The Folly was built by wealthy Settle solicitor Richard Preston in 1675 or 1679. The datestone above the doorway is too worn to be sure either way. He built it where the then main road from the south entered Settle, a prime location with which to display the wealth and status of the owner.
But Preston’s life is shrouded in uncertainty: how did he amass the wealth to build this large, extraordinary house, and yet why, by the time he died, was the house only partly furnished?
The kitchen, now the Folly café, doubled as the family living and dining room. Richard Preston would have ensured that his wife Lettice had the mod cons of the time: for instance, the large fireplace contained a clockwork jack to turn the spits for roasting meat (the bolts used for the jack can be seen); a bakestone on which to cook havercakes (oat cakes). The peat fire would have smouldered all day, and possibly all night. There may have been coal for the fire too, as Preston was wealthy enough to buy it. Coal came by cart from Ingleton or Garsdale.
The Main Hall
The Hall, now the Folly Museum entrance, was for entertaining and for business. As a solicitor of wealth and status, Richard Preston would have been expected to meet clients in comfort and provide lavish dinners. No money was spared in the Hall’s design; it has one of the best preserved and finest fireplaces in the region. Its ‘joggled voussoirs’ are an unusual feature and derive from an Islamic design. “Arabic” designs were in fashion at the time. Each stone has an Arabic numeral carved on its back to ensure they were assembled in the right order. Arabic numerals are the numbers we use today.
The South Parlour was probably reserved for more intimate and private conversation, away from the hubbub of the family room and being overheard. Its impressive window with its thirty-two panes runs along the length of the west wall and wraps round to the south to catch maximum daylight. The carved stones at the tops of the windows are thought to be ‘apotropaic’ devices to protect the home from evil; the designs are symbols of infinity, and their being three is significant as representing the Trinity. Preston may have included them in case his legal work made him enemies.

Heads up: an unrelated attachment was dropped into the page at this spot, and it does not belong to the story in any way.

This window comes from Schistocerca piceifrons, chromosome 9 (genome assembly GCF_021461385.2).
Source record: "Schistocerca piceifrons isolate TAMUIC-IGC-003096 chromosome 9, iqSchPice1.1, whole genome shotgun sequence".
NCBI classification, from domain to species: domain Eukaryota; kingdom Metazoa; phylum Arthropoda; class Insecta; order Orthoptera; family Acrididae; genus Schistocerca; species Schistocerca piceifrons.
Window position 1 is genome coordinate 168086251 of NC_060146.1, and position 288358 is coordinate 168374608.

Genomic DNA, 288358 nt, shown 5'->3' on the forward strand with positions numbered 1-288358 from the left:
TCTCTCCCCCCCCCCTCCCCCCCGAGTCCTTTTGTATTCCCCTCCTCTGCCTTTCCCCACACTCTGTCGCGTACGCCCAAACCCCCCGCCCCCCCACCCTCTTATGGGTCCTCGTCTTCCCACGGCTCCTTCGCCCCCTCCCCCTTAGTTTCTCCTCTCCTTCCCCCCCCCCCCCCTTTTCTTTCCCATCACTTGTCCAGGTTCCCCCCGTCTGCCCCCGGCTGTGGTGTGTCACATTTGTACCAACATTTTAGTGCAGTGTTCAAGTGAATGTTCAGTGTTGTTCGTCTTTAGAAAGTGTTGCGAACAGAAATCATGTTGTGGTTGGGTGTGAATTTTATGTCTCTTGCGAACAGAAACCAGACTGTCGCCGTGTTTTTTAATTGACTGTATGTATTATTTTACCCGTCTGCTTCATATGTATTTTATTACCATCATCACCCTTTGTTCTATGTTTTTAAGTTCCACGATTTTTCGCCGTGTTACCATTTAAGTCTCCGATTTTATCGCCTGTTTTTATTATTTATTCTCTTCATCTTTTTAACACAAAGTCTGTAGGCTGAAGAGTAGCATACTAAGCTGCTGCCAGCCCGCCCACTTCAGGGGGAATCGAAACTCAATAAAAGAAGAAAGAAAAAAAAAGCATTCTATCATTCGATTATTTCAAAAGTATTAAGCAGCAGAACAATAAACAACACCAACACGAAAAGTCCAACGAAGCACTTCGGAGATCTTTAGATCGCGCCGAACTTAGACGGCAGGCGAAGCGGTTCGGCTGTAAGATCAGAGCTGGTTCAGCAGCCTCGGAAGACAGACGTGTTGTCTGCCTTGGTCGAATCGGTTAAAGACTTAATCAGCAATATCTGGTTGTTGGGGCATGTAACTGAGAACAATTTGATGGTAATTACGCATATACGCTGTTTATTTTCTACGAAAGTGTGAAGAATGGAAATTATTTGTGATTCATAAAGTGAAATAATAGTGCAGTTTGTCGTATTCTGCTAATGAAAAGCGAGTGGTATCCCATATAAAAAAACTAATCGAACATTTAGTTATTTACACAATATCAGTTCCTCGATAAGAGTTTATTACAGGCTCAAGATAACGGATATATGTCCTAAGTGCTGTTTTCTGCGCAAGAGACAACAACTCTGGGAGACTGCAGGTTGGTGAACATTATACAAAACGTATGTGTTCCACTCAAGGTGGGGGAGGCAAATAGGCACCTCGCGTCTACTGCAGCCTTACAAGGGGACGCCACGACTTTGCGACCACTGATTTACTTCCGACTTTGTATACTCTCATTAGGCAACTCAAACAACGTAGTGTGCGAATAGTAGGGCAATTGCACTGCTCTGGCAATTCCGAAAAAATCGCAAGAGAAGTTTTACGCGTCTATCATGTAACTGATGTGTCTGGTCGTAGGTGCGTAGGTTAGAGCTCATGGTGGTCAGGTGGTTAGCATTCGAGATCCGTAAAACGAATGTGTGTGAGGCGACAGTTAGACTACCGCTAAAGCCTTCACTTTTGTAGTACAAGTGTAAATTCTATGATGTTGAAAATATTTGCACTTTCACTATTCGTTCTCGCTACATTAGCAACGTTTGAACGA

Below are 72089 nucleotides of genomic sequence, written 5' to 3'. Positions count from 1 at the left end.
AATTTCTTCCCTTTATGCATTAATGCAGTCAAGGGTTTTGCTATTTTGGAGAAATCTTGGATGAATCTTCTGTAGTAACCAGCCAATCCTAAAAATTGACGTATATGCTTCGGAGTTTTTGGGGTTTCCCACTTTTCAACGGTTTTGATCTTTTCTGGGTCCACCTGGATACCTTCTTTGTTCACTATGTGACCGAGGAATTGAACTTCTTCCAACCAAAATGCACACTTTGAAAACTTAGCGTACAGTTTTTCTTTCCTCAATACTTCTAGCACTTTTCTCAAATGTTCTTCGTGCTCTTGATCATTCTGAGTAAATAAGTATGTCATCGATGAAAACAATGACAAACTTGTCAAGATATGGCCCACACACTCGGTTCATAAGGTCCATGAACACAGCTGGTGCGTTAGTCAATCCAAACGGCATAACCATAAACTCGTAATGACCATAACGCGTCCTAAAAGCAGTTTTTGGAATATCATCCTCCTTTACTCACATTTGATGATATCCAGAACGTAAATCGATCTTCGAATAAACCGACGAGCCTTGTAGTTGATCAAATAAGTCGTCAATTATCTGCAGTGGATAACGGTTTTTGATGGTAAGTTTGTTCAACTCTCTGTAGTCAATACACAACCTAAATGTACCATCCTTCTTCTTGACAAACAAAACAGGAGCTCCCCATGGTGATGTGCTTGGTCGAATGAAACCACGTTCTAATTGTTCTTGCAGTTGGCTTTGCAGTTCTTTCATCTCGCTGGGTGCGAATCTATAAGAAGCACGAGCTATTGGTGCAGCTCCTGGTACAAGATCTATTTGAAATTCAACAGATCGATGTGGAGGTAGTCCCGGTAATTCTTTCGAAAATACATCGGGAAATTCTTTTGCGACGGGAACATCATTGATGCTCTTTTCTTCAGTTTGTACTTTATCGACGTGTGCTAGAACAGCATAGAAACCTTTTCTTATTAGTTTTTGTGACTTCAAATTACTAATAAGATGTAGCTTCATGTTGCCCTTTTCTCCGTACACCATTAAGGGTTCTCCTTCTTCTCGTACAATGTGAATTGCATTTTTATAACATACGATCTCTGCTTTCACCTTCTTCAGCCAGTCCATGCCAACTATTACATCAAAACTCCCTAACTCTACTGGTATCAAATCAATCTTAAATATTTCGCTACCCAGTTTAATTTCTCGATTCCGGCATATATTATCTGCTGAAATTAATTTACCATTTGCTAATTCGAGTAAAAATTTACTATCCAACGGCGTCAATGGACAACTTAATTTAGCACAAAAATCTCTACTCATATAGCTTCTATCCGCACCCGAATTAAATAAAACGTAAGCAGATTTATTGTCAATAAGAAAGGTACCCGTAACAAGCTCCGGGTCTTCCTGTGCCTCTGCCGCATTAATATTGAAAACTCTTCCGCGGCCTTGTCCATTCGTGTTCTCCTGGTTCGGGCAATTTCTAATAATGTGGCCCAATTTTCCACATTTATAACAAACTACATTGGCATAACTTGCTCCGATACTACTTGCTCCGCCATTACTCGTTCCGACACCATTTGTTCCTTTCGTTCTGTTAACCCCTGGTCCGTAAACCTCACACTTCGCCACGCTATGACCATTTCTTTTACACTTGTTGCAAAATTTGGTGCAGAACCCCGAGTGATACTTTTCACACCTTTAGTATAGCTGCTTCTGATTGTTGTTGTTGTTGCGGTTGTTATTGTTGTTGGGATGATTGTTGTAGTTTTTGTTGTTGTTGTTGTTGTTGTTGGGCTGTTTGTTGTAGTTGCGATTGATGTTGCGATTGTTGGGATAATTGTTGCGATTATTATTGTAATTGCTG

The Hall Chamber
The Hall Chamber, directly above the hall, was possibly the master bedroom. As an educated man, Preston would have visited Coffee Houses on his frequent trips to York and London and been exposed there to the new, exciting ideas that accompanied the expansion of empire. A gentleman in his position wanted to keep up with latest fashions in architecture, clothing and reading matter and would have owned expensive books and manuscripts. And yet there was no mention of books in the inventory following his death, which included the main bed – valued at three times his other beds -, an ark, two oak chests, a square table, a screen, a green-upholstered stool and four small boxes.
The same inventory for the South Parlour showed, curiously, that it had become a store for an odd assortment of objects, a crab winch and cart boards and axles, among them. At the time of his death, Richard Preston’s house seems to have been in some disarray.
Lettice Preston, and daughters, continued to live in the Folly after Richard’s death in 1696. In 1703, daughter Margaret and husband Richard Ellershaw, Vicar of Giggleswick, inherited the house while her siblings inherited other parts of the estate. Settle Hall, as it was then called, was quickly sold on, to Margaret Dawson and her son William.
The Dawsons made the property into a tenanted farm with 449 acres of land and some use of the house while other parts were let to other families, boarders and lodgers; graffiti by the lodgers can still be seen in the fireplaces. By the late 19th century, the Folly was part refreshment rooms, part fish-and-chip shop, furniture shop, home of the Settle Young Men’s Friendly Society, a joiners’, and a doctors’ surgery. Today, it is owned by the North Craven Building Preservation Trust and is open to the public as the Museum of North Craven Life.